'Four Little Girls' of Birmingham Remembered
Emma Margolin, Special to The Informer | 4/25/2013, 9 p.m.
It's been nearly 50 years since four young girls were killed after members of the Ku Klux Klan planted a bomb at their Sunday school in Birmingham, Ala., simply because of the color of their skin. But five decades later, lawmakers have moved one step closer to posthumously awarding the "four little girls," as they are known by some, with the Congressional Gold Medal, proving that their memory remains seared into our national consciousness.
"These children, unoffending, innocent, and beautiful were the victims of one of the most vicious and tragic crimes ever perpetrated against humanity," said the Reverend Dr. Martin Luther King, Jr. in a eulogy for the four children–Addie Mae Collins, 14, Denise McNair, 11, Carole Robertson, 14, and Cynthia Wesley, 14. "They died nobly. They are the martyred heroines of a holy crusade for freedom and human dignity."
The girls were killed the morning of Sept. 15, 1963, in a bombing that also injured 22 other churchgoers. It wasn't until 2000 that the FBI announced the attack had been carried out by the Ku Klux Klan and arrested the remaining suspects, who were later convicted.
Dr. Martin Luther King Jr., tells a mass meeting in Birmingham, Alabama Sept. 17, 1963 that "words and actions" of Alabama Gov. George Wallace were to blame for the deaths of four African American girls in a church bombing. (AP Photo)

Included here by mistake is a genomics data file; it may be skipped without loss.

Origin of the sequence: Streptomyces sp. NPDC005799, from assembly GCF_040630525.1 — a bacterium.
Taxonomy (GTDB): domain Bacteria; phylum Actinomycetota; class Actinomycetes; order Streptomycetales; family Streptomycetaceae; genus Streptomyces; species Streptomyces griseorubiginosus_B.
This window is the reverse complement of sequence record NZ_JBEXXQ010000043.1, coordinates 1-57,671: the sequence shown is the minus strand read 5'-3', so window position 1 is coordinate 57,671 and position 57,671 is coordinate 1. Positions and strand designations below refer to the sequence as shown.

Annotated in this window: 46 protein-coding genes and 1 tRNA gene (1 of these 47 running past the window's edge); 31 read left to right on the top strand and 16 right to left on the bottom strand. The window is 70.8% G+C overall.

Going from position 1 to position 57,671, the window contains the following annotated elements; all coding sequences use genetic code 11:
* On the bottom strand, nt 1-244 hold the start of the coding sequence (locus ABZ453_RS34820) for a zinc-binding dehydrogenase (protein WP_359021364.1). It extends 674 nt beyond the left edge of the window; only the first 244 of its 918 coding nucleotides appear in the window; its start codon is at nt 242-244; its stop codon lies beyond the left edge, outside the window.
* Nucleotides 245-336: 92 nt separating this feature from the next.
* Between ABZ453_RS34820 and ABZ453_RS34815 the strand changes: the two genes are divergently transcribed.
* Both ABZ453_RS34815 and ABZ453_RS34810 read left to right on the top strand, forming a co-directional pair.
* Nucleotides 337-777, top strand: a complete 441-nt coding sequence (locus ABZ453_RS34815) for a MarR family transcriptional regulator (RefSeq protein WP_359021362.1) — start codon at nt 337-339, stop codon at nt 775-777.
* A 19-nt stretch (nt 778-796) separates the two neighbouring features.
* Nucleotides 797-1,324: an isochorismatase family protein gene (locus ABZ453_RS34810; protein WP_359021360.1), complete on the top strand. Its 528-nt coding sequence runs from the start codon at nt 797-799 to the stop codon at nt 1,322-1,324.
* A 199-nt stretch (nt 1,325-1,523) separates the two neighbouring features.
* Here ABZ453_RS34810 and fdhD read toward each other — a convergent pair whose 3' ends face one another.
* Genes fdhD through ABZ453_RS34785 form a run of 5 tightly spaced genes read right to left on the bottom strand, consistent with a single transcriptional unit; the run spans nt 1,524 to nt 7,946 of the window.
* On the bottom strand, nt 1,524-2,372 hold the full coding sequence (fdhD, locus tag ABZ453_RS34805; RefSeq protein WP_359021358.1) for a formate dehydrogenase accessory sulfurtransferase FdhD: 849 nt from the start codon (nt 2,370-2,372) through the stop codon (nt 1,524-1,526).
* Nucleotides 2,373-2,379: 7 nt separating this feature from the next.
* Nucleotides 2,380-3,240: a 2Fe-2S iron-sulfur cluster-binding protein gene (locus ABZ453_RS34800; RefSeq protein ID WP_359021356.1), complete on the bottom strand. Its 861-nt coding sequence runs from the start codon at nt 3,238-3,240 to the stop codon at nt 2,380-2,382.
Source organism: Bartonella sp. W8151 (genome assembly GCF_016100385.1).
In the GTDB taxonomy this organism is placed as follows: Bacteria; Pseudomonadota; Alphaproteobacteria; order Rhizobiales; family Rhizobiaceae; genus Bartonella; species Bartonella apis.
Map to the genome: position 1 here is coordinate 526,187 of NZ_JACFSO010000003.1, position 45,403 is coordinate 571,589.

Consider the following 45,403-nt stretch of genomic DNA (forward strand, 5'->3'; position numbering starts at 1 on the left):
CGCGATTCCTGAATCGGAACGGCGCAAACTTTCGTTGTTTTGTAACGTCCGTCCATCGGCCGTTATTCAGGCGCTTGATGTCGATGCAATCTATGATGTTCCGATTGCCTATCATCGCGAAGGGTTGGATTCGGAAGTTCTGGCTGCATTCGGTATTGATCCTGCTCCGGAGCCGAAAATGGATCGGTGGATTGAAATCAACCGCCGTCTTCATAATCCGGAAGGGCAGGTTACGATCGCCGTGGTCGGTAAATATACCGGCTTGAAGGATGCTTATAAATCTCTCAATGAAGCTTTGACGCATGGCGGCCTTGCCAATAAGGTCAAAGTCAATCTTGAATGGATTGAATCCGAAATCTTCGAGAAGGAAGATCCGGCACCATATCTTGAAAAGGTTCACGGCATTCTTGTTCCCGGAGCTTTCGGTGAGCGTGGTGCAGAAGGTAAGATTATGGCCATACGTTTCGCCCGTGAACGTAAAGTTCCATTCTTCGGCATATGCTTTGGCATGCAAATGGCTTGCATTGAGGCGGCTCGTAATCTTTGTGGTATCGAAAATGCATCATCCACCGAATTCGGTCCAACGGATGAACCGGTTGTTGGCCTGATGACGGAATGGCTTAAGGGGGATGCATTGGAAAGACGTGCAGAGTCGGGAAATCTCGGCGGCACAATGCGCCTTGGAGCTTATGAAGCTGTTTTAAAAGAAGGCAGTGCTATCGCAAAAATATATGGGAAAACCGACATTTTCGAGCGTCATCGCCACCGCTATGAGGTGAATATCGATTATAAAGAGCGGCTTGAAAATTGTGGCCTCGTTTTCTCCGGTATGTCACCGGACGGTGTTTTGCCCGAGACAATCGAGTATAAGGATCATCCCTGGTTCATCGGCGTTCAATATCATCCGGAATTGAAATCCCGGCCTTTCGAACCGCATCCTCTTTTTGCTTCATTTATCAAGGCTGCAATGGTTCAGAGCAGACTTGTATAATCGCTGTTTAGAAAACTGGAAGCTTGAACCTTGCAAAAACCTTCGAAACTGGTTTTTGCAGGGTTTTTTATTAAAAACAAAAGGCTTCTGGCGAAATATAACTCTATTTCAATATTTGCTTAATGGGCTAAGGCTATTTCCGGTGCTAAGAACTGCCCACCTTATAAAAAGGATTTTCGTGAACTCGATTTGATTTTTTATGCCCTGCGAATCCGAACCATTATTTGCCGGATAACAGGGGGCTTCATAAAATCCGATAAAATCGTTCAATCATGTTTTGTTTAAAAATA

The House of Representatives voted on Wednesday to approve a bill honoring the four girls by posthumously awarding them the Congressional Gold Medal, one of the nation's highest civilian honors. The measure is co-sponsored by Rep. Terri Sewell, D-Ala., a former classmate of President Obama's at Harvard Law School, and Rep. Spencer Bachus, R-Ala., who have both been pushing for the honor since earlier this year. Once the bill is approved by the House and Senate and signed by the president, the girls could receive the award by Sept. 15 of this year–50 years to the day they were killed in one of the defining moments of the civil rights movement.
"It's really a long overdue recognition," said Sewell on MSNBC Wednesday. "We thought it was very important and befitting that we acknowledge and honor the lives of [the girls]...This particular medal, I think, while it can't bring back the lives of those that were lost, it is an effort on our part to really acknowledge nationally the sacrifices that these families have made."
Dianne Braddock, the older sister of Carole Robertson, one of the Birmingham victims, watched the vote Wednesday from the House Gallery along with other family members of the victims. In an interview Tuesday with the Washington Post, Braddock called the measure a "meaningful recognition," one that will show the girls "didn't die in vain."
"I'm very elated. I'm happy," said Braddock on MSNBC Wednesday, prior to the vote. "I'm hoping that the whole world will rejoice if this congressional medal is awarded...It's a wonderful recognition."